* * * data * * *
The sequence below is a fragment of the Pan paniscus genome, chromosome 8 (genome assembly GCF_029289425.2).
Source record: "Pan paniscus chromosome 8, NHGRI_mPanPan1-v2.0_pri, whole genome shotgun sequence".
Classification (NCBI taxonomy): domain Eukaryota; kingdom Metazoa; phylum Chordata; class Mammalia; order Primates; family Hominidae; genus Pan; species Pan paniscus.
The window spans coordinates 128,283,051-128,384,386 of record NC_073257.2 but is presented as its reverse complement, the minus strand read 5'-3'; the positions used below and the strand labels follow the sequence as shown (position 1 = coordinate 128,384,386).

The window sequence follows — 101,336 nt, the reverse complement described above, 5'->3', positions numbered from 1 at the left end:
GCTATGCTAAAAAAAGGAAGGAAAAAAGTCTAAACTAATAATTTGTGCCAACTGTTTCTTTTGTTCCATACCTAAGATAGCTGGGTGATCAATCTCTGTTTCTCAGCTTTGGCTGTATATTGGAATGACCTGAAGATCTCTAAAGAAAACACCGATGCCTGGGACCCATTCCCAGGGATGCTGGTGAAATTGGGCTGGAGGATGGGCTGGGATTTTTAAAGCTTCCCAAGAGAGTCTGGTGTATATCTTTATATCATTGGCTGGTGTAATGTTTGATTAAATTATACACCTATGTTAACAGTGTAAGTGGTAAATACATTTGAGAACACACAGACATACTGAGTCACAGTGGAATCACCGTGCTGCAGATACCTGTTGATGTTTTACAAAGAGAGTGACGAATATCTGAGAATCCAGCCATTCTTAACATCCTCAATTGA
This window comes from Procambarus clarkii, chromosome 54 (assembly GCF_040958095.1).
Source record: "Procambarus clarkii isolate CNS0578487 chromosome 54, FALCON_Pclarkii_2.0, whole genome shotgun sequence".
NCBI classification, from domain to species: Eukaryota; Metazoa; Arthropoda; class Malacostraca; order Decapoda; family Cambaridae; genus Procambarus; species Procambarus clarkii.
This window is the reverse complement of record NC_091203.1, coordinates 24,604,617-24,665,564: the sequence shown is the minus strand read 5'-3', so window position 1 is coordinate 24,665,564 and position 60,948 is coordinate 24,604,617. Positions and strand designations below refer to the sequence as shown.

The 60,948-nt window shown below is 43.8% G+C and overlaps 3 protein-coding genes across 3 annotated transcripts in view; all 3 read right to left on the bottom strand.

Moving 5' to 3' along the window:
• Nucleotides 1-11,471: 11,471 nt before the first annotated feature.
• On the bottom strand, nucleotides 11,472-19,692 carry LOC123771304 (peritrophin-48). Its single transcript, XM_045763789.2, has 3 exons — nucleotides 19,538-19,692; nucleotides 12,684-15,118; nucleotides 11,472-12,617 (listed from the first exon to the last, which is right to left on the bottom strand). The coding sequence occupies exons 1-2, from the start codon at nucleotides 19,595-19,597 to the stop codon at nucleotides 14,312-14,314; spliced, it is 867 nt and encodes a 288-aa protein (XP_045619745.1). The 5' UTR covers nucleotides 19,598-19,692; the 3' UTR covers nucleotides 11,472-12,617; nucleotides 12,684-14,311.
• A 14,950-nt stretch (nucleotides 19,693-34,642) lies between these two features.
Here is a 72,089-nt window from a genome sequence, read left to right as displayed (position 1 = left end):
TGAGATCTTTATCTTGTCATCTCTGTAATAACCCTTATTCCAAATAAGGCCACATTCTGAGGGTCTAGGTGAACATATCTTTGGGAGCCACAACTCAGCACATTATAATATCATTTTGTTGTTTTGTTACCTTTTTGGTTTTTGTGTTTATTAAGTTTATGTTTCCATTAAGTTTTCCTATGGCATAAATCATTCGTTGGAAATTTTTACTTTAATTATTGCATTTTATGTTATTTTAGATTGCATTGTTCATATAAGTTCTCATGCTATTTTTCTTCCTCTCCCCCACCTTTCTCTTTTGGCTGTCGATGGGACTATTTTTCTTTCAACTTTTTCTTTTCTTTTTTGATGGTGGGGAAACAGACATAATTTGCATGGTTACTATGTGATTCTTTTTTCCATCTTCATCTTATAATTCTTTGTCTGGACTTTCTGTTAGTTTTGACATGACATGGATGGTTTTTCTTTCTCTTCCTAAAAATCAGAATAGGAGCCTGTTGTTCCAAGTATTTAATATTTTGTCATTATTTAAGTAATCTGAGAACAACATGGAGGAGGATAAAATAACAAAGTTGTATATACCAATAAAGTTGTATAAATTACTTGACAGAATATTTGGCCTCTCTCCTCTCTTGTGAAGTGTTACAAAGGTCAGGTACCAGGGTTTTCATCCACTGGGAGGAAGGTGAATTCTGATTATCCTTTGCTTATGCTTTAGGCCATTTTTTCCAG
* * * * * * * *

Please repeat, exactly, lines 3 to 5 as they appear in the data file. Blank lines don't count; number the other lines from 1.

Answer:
Classification (NCBI taxonomy): domain Eukaryota; kingdom Metazoa; phylum Chordata; class Mammalia; order Primates; family Hominidae; genus Pan; species Pan paniscus.
The window spans coordinates 128,283,051-128,384,386 of record NC_073257.2 but is presented as its reverse complement, the minus strand read 5'-3'; the positions used below and the strand labels follow the sequence as shown (position 1 = coordinate 128,384,386).

The window sequence follows — 101,336 nt, the reverse complement described above, 5'->3', positions numbered from 1 at the left end: